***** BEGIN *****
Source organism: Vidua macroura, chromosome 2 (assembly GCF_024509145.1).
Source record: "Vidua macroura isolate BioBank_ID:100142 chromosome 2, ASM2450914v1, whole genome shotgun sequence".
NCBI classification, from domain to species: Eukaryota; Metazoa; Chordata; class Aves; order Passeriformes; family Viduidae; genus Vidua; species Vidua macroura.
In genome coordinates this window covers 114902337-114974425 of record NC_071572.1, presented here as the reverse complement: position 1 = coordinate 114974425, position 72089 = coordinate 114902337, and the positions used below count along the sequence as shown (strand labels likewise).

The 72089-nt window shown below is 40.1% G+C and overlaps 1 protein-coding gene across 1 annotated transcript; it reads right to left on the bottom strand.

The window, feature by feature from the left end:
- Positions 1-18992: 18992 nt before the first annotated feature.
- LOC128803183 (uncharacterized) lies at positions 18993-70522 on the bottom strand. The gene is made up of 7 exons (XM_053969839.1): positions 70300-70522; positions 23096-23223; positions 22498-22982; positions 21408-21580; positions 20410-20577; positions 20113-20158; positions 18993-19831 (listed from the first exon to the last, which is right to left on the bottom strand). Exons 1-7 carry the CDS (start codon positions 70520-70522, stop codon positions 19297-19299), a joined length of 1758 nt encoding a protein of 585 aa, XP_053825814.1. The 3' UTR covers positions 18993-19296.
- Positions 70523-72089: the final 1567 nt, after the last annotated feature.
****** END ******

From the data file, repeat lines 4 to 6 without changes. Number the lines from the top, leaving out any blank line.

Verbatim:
In genome coordinates this window covers 114902337-114974425 of record NC_071572.1, presented here as the reverse complement: position 1 = coordinate 114974425, position 72089 = coordinate 114902337, and the positions used below count along the sequence as shown (strand labels likewise).

The 72089-nt window shown below is 40.1% G+C and overlaps 1 protein-coding gene across 1 annotated transcript; it reads right to left on the bottom strand.

The window, feature by feature from the left end: